pharmaceutical costs

Nosse and Steiner Hayward Back Mandatory Rebates for High-Cost Drugs

The Oregon Department of Consumer and Business Services would step in if a drug exceeded $10,000 or had cost increases greater than 3.4 percent. State regulators would index a price according to what other countries have negotiated for the drugs. Consumers would also see a cap on costs that they pay out-of-pocket.

Rep. Rob Nosse, D-Portland, touted his aggressive and innovative approach to tackling uncontrolled pharmaceutical costs on Thursday, calling on Oregon to lead where Congress has failed and other state-based reforms have fallen short.

As Prescription Drug Costs Climb, Solutions Remain Evasive

Oregon Health Forum panelists discuss financial limits, transparency rules and the risk of stifling innovation in an effort to rein in prescription prices

Prescription drug costs are rising so fast that sick patients, pharmacists and health insurers can’t keep up, panelists said Wednesday morning in a lively discussion hosted by the Oregon Health Forum on “What’s Going on with Pharmaceutical Costs?”

Pharmaceuticals Outpace Hospital Costs at CCOs

Learn what can be done to combat those price increases by attending our Nov. 2 breakfast forum.

The state’s 16 coordinated care organizations are experiencing an escalation in pharmaceutical prices, which are outpacing hospital charges at some CCOs, according to Dr. Jim Rickards, chief medical officer of the Oregon Health Authority.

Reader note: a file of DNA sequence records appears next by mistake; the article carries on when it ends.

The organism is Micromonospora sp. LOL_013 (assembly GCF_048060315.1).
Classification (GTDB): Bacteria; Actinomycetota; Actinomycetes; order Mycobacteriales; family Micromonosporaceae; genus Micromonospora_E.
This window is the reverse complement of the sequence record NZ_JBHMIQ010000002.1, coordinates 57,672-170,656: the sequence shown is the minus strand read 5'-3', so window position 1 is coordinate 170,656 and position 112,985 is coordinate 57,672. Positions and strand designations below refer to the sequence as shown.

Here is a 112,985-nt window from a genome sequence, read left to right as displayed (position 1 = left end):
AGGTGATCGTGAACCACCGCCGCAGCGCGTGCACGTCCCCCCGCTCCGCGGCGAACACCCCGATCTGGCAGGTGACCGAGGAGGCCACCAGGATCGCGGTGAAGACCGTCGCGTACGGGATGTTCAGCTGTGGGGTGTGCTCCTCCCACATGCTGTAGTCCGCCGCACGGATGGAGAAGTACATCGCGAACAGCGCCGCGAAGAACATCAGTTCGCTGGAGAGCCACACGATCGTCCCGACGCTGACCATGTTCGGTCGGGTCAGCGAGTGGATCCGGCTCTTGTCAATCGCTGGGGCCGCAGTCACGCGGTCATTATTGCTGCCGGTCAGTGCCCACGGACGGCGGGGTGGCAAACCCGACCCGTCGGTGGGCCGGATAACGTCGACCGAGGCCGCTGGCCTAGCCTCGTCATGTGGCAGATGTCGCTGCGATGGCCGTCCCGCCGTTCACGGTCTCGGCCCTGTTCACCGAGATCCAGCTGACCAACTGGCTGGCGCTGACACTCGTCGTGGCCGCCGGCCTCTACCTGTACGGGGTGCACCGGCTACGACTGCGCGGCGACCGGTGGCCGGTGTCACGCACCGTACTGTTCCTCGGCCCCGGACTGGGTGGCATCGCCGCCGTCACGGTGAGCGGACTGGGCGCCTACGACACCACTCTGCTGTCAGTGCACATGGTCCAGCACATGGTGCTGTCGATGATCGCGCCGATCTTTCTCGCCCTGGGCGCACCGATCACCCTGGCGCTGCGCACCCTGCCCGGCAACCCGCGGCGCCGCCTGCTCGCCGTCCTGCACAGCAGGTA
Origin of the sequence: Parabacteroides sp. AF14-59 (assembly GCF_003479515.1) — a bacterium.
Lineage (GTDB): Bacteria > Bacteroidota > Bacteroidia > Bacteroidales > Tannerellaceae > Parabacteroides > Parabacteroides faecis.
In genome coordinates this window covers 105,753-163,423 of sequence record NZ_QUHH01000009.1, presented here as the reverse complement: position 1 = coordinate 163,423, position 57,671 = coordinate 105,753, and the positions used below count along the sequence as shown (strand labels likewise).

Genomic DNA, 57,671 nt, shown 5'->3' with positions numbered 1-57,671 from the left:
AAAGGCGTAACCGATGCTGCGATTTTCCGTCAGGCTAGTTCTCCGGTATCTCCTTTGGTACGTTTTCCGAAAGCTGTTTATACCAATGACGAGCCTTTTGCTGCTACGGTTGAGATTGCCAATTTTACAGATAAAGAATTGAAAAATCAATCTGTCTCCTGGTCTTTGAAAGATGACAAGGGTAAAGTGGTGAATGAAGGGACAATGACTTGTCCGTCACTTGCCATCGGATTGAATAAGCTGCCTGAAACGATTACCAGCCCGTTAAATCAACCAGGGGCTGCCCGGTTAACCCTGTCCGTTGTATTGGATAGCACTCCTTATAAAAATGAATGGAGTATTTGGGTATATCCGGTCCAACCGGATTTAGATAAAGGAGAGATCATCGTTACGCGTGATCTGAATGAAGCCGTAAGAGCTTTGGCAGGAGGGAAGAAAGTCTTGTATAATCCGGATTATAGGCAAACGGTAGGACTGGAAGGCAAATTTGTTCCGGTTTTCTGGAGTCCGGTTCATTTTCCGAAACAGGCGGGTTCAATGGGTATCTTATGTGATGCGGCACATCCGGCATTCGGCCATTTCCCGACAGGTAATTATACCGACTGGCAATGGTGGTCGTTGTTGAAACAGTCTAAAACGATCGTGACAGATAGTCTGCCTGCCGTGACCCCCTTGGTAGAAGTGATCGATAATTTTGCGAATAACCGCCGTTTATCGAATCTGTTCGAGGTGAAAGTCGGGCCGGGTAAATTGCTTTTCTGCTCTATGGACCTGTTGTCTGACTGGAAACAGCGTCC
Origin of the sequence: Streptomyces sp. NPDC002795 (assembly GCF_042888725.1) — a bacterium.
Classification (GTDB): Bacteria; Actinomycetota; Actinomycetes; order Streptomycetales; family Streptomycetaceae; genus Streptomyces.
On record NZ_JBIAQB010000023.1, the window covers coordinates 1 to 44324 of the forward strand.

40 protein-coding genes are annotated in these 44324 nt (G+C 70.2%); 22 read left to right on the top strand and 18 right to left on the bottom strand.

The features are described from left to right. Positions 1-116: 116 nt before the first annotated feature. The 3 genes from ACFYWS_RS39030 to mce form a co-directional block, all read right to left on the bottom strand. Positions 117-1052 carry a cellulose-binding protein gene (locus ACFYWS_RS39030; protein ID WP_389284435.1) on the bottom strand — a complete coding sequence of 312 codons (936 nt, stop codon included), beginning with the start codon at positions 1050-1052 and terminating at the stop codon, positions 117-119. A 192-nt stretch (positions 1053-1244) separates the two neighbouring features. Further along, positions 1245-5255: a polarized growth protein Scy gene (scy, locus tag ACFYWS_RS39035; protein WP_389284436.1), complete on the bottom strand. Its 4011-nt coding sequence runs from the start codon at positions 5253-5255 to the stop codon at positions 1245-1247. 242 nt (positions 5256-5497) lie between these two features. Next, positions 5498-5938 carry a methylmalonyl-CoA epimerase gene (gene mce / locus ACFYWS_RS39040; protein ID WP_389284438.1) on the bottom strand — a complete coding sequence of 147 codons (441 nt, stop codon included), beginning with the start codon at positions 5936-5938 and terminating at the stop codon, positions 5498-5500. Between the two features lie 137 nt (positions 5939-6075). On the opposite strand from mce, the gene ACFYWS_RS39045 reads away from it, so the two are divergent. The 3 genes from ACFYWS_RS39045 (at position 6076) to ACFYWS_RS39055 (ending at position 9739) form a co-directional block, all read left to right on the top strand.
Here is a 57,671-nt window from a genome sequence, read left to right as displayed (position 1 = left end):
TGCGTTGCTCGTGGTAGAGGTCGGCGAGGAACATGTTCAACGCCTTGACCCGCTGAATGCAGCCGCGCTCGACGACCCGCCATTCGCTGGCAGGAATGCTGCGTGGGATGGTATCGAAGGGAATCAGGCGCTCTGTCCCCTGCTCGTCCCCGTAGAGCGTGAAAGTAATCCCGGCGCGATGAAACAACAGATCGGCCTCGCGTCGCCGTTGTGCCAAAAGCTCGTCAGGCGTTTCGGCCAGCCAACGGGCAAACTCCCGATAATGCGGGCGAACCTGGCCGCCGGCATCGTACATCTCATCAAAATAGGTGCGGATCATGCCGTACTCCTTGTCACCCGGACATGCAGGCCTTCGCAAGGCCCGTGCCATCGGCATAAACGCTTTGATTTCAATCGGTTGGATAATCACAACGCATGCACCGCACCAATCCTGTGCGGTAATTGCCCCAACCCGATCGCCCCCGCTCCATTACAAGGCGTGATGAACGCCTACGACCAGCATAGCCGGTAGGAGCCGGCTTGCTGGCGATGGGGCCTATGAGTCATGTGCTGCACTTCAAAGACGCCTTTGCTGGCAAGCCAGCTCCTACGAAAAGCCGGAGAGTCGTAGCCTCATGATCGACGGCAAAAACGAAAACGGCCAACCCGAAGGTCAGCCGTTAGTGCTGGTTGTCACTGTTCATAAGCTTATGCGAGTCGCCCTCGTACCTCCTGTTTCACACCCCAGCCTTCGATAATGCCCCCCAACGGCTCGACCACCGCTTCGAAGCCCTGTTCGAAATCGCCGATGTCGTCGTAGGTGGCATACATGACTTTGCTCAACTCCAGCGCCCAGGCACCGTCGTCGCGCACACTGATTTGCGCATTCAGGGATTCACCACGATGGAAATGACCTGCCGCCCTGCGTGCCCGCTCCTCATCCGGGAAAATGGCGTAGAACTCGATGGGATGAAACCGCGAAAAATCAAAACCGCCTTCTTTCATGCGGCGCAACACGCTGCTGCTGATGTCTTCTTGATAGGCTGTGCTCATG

OHSU Reform Experts Weigh in on Affordable Care Act

The Affordable Care Act was expected to revolutionize healthcare in the US. But is access to healthcare easier? Have costs gone up or down? A Portland City Club forum puts tough questions to Oregon Health & Science University professors.

Healthcare is a $3 trillion industry in the U.S. with one out of every $5 passing through the hands of someone working in the industry, Dr. Samuel Metz of Physicians for a National Health Program, told a City Club audience Monday night.

The Cost of a Cure

Advances in medicine provide cures and life sustaining treatment for tens of thousands of Oregonians. But who decides which patients will receive them? Is the life of a private insurance patient worth more than someone the Oregon Health Plan?


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